Just a few details for thought. How is your pencil skirt coming along? I really do hope that the tutorials have given you ideas. This has been seriously fun for me. Most definitely will be having another sew-a-long in the future. I would love to hear some feedback on what I could do better in the future too! Let me know and I’ll be dreaming up another sew-a-long for Fall. I most definitely hope you participate!

Friends, it’s been fun! You have all been such great sports. Let me know if I can still help. Please post photos to the Flickr Group whenever you like. Can’t wait to see what you’ve come up with.


12 thoughts on “Pencil Skirt Sewalong – Finishing Details & My Summer in Italy Skirt

  1. Cute skirt! I love your fabric choice!
    Last night I did my muslin fitting for the skirt, but I am having doubts on whether I want to cut it on the bias or not. Maybe I will change fabrics. I am thinking that I might possibly make a wool circle skirt on the bias. Wouldn’t that be cute for Fall/Winter! I am thinking I will change fabrics now! Ha!

  2. I love your skirt! And with your dislike of those invisible zippers, why not try a lapped zipper on your next one?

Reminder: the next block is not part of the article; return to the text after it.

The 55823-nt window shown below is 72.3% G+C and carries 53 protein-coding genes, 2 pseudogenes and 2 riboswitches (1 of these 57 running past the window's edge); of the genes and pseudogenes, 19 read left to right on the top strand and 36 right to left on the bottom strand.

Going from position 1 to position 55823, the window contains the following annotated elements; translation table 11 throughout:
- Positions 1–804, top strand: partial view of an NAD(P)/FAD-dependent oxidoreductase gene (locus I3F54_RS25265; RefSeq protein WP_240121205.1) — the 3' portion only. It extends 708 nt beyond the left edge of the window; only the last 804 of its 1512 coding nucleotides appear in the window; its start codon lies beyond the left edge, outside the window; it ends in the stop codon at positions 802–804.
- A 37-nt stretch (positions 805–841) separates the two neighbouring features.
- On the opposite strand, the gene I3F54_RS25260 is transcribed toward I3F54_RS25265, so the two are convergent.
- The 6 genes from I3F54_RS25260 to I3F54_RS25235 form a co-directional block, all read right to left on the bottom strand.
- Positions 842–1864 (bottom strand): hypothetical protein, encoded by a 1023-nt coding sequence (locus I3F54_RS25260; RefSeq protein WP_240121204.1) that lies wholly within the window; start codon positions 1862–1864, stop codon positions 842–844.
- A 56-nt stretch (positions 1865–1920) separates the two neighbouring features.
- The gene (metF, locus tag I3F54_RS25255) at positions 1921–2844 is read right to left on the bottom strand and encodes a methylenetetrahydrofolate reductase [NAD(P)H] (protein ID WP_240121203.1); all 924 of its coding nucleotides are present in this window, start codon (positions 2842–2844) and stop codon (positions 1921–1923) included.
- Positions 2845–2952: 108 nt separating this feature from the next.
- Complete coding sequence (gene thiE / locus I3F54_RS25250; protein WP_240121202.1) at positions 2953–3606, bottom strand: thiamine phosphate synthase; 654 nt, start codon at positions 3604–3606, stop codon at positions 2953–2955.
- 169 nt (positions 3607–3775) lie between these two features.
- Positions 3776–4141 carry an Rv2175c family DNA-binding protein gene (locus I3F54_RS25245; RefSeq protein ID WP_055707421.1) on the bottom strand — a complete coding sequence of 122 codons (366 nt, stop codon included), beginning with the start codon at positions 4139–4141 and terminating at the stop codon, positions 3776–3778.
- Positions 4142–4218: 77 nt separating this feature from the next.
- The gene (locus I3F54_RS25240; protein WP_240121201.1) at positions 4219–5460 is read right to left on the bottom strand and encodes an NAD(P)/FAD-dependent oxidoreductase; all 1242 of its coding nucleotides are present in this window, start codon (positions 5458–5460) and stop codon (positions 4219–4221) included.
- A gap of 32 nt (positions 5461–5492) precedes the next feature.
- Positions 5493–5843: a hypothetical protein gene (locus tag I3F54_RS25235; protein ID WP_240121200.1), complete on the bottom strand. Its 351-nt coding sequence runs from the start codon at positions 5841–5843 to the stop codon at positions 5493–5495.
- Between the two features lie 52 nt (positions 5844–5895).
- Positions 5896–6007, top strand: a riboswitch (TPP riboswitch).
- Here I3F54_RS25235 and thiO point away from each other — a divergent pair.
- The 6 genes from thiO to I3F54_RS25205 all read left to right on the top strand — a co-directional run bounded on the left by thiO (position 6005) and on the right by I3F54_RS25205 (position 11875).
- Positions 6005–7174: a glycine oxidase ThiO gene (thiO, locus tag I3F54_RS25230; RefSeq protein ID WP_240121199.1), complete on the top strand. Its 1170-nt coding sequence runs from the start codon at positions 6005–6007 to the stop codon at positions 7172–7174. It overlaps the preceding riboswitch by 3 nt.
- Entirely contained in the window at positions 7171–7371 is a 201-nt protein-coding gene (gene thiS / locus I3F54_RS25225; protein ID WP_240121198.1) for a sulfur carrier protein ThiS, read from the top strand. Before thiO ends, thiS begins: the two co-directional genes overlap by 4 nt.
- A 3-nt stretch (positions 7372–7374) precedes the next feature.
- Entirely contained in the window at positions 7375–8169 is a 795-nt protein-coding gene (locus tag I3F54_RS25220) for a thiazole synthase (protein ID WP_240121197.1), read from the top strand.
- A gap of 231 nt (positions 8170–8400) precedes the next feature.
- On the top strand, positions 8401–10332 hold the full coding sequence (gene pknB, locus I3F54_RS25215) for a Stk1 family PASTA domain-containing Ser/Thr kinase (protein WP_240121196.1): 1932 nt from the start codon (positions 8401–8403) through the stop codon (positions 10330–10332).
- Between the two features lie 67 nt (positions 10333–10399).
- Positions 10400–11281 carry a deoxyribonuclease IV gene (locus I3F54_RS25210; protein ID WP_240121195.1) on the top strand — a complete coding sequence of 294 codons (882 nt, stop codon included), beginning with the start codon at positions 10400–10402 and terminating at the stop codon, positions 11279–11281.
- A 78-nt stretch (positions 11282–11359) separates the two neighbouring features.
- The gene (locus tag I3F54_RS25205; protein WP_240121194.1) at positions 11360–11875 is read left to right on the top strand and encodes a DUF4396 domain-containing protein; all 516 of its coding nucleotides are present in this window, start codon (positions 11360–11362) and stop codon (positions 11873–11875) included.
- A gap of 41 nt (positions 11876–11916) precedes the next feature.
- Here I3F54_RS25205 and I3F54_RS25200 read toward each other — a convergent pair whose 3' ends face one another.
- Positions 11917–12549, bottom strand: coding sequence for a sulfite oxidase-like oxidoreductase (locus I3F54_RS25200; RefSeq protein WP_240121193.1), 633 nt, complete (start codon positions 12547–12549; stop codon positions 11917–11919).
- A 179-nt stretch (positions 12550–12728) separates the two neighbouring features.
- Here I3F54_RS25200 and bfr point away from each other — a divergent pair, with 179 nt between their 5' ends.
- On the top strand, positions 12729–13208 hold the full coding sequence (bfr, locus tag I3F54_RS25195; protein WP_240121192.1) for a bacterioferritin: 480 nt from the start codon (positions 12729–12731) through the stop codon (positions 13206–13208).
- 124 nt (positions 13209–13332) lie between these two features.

Anyway, I made my muslin. It had a bias yoke, and I think your thoughts on the bias waistband may just apply to my yoke as well. Nevertheless, I’ve put the making of a pencil skirt on hold while I lose the 10 stress pounds I put on this summer. Nothing a little healthy eating shouldn’t take care of.

  3. Yours is gorgeous! That print is ah-mazing. My skirt is sewn up, no zipper as I wanted to insert an exposed metal zip to add some interest to a black skirt. But encountered the problem that I have searched high and low to find a 30 or 35 cm closed end metal zip without success. So I’ll probably put in an invisible zip. But almost finished!!

  4. Oh wow, this version is gorgeous!! You’re right, pencil skirts are stunning in just about any fabric. Love the little peeks of lace! I definitely have to try out this pattern too as it’s unbelievably flattering.

  5. Absolutely beautiful! What a great fabric choice, and one I never would have considered. I generally think of pencil skirts in wools or cottons, with sold colors. I don’t know why it never occurred to me to consider floral patterns. Love the skirt and how beautifully it came out. Also, I love your sew-a-long. I plan on using it make my Jenny skirt.

  6. I LOVE that fabric! Never in a million years would I have thought to use something like that. My muslin is made, have decided not to use the waistband at all…I am just too short waisted and don’t feel like fiddling with dropping the waist. It fits though! Happy about that.

  7. I found your post very interesting, I think you are a brilliant writer. I added your blog to my bookmarks and will return in the future. I want to encourage you to continue that marvelous work, have a great daytime!

Leave a Reply

Fill in your details below or click an icon to log in: Logo

You are commenting using your account. Log Out /  Change )

Google+ photo

You are commenting using your Google+ account. Log Out /  Change )

Twitter picture

You are commenting using your Twitter account. Log Out /  Change )

Facebook photo

You are commenting using your Facebook account. Log Out /  Change )


Connecting to %s